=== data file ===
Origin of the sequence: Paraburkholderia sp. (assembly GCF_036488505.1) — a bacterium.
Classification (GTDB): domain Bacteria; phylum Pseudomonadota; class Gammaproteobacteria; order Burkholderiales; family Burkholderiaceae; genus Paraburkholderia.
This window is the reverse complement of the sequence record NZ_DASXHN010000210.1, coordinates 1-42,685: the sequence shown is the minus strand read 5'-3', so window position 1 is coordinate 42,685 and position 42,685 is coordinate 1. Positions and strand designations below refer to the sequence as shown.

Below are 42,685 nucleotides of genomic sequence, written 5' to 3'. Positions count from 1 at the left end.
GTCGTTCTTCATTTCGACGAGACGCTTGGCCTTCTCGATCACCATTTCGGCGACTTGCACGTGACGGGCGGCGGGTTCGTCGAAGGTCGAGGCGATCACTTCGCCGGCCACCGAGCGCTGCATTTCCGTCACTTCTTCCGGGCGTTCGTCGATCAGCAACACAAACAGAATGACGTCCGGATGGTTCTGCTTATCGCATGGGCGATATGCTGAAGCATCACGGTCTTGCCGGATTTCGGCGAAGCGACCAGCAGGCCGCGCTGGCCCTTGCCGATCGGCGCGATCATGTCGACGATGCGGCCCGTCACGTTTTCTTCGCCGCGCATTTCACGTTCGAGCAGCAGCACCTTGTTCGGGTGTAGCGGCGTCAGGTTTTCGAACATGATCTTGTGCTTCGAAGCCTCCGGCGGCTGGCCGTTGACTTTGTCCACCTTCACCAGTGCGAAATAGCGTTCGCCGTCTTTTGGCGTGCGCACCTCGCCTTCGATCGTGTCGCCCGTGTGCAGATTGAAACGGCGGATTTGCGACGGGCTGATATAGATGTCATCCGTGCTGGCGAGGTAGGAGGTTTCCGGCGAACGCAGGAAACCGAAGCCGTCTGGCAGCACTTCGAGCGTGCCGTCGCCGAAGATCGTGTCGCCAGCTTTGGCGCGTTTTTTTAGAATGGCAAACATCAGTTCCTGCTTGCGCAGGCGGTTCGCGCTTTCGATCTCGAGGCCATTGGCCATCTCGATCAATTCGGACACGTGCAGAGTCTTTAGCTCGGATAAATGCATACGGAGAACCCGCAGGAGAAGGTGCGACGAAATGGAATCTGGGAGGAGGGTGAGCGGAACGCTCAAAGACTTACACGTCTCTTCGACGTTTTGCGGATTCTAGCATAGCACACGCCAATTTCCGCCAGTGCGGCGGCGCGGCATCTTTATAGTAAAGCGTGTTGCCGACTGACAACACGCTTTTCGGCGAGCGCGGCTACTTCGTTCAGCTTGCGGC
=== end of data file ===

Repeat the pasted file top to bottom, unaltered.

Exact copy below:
Origin of the sequence: Paraburkholderia sp. (assembly GCF_036488505.1) — a bacterium.
Classification (GTDB): domain Bacteria; phylum Pseudomonadota; class Gammaproteobacteria; order Burkholderiales; family Burkholderiaceae; genus Paraburkholderia.
This window is the reverse complement of the sequence record NZ_DASXHN010000210.1, coordinates 1-42,685: the sequence shown is the minus strand read 5'-3', so window position 1 is coordinate 42,685 and position 42,685 is coordinate 1. Positions and strand designations below refer to the sequence as shown.

Below are 42,685 nucleotides of genomic sequence, written 5' to 3'. Positions count from 1 at the left end.
GTCGTTCTTCATTTCGACGAGACGCTTGGCCTTCTCGATCACCATTTCGGCGACTTGCACGTGACGGGCGGCGGGTTCGTCGAAGGTCGAGGCGATCACTTCGCCGGCCACCGAGCGCTGCATTTCCGTCACTTCTTCCGGGCGTTCGTCGATCAGCAACACAAACAGAATGACGTCCGGATGGTTCTGCTTATCGCATGGGCGATATGCTGAAGCATCACGGTCTTGCCGGATTTCGGCGAAGCGACCAGCAGGCCGCGCTGGCCCTTGCCGATCGGCGCGATCATGTCGACGATGCGGCCCGTCACGTTTTCTTCGCCGCGCATTTCACGTTCGAGCAGCAGCACCTTGTTCGGGTGTAGCGGCGTCAGGTTTTCGAACATGATCTTGTGCTTCGAAGCCTCCGGCGGCTGGCCGTTGACTTTGTCCACCTTCACCAGTGCGAAATAGCGTTCGCCGTCTTTTGGCGTGCGCACCTCGCCTTCGATCGTGTCGCCCGTGTGCAGATTGAAACGGCGGATTTGCGACGGGCTGATATAGATGTCATCCGTGCTGGCGAGGTAGGAGGTTTCCGGCGAACGCAGGAAACCGAAGCCGTCTGGCAGCACTTCGAGCGTGCCGTCGCCGAAGATCGTGTCGCCAGCTTTGGCGCGTTTTTTTAGAATGGCAAACATCAGTTCCTGCTTGCGCAGGCGGTTCGCGCTTTCGATCTCGAGGCCATTGGCCATCTCGATCAATTCGGACACGTGCAGAGTCTTTAGCTCGGATAAATGCATACGGAGAACCCGCAGGAGAAGGTGCGACGAAATGGAATCTGGGAGGAGGGTGAGCGGAACGCTCAAAGACTTACACGTCTCTTCGACGTTTTGCGGATTCTAGCATAGCACACGCCAATTTCCGCCAGTGCGGCGGCGCGGCATCTTTATAGTAAAGCGTGTTGCCGACTGACAACACGCTTTTCGGCGAGCGCGGCTACTTCGTTCAGCTTGCGGC